Going back and forth between Athens and Cairo, Hana Salama, founder of Curated by Hana, shifted careers to follow her passion and create eco-friendly furniture pieces that are made with heart.
If 52 layers of organic teak wood – and at times recycled acrylic – are arranged to form a rather, abstracted figurehead as a form of art, then it must have some larger than life meaning behind it? Right? Well, for Egyptian visual artist Hana Salama – who disclosed to us her affinity for the fatal beauty of skulls – they just look pretty. What’s more important is what the art is made of: organic materials, recycled products, and an eco-friendly ethos.
“I started off with just one for my library but then it expanded into an entire collection made up of various natural eco-friendly materials,” Salama tells #SceneHome of ‘Skulls’, part of a wide range of furniture pieces that she designed through her brand Curated by Hana.
While studying communications in Athens, Salama opted to minor in visual arts, paving the way for her passion for furniture that was organic and put the spotlight on Egyptian artistry. “Every piece in your home should be one that you love,” Salama says. “Whenever I didn’t find an exact fit, I would curate my own rather than buying.”
Curated by Hana has collaborated with multiple designers and stores, with her elegantly hand carved mirrors sold on The Mob Collective, an e-commerce website, and her Aura-colored alabaster trays displayed at Noun Furniture. ‘Skulls’, meanwhile, are personalised in Athens through Xali Glyfada, a home décor store in Greece.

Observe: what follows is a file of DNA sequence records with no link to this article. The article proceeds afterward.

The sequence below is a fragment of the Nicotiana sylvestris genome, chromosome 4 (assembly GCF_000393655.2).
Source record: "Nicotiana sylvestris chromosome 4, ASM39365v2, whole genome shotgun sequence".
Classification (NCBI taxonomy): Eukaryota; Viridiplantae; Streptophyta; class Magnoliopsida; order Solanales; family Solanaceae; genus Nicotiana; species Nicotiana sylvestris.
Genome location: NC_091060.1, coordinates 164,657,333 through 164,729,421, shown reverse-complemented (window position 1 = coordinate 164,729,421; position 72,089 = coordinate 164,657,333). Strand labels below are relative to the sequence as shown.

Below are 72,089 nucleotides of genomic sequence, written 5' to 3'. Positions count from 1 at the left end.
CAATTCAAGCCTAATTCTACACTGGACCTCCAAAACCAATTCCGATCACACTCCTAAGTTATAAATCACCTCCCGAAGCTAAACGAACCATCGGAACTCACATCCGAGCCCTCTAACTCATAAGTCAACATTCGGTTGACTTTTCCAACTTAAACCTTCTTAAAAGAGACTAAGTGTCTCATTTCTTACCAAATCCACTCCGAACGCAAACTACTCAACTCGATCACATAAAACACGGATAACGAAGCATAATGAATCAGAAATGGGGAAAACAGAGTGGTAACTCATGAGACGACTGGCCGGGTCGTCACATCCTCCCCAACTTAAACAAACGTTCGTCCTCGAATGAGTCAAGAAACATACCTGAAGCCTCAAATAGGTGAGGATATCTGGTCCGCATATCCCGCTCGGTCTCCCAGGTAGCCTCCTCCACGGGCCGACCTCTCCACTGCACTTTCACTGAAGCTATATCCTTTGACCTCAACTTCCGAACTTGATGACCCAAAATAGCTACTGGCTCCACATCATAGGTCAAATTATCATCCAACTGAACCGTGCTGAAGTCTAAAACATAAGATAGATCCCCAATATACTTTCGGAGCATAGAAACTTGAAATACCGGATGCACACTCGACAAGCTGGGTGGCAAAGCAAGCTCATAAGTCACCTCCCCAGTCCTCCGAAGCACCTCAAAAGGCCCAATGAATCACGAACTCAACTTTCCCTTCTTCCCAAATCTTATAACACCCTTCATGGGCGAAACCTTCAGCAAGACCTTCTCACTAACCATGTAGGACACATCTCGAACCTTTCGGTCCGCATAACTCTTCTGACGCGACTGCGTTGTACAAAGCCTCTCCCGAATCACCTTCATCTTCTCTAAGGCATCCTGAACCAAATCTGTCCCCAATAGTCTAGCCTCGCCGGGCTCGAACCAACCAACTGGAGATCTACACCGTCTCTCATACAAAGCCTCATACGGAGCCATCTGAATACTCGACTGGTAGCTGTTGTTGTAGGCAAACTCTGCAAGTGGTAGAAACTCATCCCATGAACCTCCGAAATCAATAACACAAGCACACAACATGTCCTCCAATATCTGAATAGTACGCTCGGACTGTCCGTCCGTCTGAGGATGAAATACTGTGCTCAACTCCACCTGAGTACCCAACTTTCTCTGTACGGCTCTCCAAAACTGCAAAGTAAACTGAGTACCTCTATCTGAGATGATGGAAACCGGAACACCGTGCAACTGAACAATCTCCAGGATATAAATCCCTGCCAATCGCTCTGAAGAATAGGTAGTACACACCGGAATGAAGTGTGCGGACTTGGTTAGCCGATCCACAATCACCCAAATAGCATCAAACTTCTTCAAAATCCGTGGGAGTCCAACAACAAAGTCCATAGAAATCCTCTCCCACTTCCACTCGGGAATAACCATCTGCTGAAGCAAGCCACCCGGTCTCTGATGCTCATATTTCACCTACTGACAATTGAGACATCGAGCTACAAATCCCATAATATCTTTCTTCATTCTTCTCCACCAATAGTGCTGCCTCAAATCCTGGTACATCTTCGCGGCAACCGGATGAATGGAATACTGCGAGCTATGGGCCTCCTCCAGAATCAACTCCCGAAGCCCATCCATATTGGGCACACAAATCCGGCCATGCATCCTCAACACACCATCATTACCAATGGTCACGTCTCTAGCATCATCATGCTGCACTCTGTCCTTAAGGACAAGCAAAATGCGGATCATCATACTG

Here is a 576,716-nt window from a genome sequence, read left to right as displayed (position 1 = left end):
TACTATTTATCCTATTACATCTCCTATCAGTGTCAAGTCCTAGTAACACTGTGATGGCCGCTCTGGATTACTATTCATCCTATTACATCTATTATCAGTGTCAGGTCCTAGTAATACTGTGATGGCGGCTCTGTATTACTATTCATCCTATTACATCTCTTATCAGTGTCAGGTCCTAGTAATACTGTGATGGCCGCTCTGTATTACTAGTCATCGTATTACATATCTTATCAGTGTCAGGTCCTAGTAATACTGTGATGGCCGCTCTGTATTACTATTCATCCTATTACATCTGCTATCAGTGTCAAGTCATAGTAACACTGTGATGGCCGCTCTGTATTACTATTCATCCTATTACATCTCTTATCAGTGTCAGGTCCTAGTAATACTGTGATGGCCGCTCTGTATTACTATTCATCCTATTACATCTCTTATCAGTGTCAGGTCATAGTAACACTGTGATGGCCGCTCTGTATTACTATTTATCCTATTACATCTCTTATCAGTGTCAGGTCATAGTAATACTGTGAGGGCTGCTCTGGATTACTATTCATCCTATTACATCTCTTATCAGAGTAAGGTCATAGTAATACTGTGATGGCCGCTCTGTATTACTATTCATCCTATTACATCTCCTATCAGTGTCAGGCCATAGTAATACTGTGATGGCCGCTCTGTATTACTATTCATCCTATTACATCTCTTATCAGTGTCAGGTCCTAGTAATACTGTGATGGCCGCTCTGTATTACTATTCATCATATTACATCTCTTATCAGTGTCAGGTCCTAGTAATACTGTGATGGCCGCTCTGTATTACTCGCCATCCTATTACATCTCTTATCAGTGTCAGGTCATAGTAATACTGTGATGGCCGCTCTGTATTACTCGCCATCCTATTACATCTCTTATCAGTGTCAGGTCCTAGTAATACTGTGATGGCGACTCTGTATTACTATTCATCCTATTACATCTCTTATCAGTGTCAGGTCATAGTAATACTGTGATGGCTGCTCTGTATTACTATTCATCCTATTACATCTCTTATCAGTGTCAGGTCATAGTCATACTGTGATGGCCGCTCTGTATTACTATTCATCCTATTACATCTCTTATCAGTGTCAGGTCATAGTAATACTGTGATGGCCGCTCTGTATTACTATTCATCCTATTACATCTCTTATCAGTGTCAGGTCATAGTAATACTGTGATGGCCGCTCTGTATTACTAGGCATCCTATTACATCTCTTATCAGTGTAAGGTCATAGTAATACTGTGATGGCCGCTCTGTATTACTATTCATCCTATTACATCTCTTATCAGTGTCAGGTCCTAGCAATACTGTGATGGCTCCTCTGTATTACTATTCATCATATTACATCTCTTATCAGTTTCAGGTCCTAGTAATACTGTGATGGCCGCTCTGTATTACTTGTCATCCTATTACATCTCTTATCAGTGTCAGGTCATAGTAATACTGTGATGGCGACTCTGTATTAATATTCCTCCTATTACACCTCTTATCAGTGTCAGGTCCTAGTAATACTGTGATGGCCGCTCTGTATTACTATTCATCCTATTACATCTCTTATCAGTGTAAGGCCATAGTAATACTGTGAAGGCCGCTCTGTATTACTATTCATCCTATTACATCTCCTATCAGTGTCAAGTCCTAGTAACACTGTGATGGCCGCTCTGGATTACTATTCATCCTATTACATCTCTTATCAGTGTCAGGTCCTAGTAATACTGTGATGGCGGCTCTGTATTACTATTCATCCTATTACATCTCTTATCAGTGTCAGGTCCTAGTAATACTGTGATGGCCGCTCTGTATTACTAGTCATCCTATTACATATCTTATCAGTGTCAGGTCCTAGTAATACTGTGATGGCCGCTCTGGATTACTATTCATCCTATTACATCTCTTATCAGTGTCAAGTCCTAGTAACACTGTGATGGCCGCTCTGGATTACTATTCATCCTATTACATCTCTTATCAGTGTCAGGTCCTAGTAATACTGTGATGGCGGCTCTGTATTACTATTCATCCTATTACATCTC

“At the beginning it used to only be about trays, tables and mirrors. Now, I am curating interior designs,” Salama explains. Her product designs evolved to match the interiors they will be surrounded with. “My intention was to create unique pieces that match many moods.” When she created her alabaster trays, Salama picked aural colours that are soothing to the eye, especially when placed in a crowded setting - whether they take after the colour of sand, or match the orange hues of the twilight sky.
“I try to be as organic as possible, even though it can be difficult sometimes,” Salama says. Aside from the recycled acrylic Salama uses for her ‘Skulls’, she relies on reclaimed wood when working on furniture pieces such as her marble-topped side tables with its wooden frame and screen, which light up using remote control. She also uses reclaimed wood for her hand carved mirrors, which are the only pieces that the artist artificially painted in yin-and-yang black and white. “I like to give everything a natural fluidity, to fit in the space and blend with nice dimensions,” Salama adds.
Although Salama yo-yos between Athens and Cairo, the Egyptian artist has been adamant in her approach on putting a spotlight on Egypt and the immaculate craftsmanship found in it. “All the pieces are handmade in Egypt, a collection of my wooden trays were centred around ancient Egypt,” Salama says, pointing at her design of the key of life, lotus flower and eye of Horus hieroglyphs that add a golden flair to her wooden trays.
“I’ve always been keen on putting the spotlight on the brilliant Egyptian artisans, who participate in making some of my pieces,” Salama continues. Curated by Hana is a visual artist’s personal project, one that is held very dearly as she clearly only creates pieces that fit her preferences and align with her ambition towards advocating for eco-friendly and organic materials, along with giving due credit to Egyptian craftsmanship.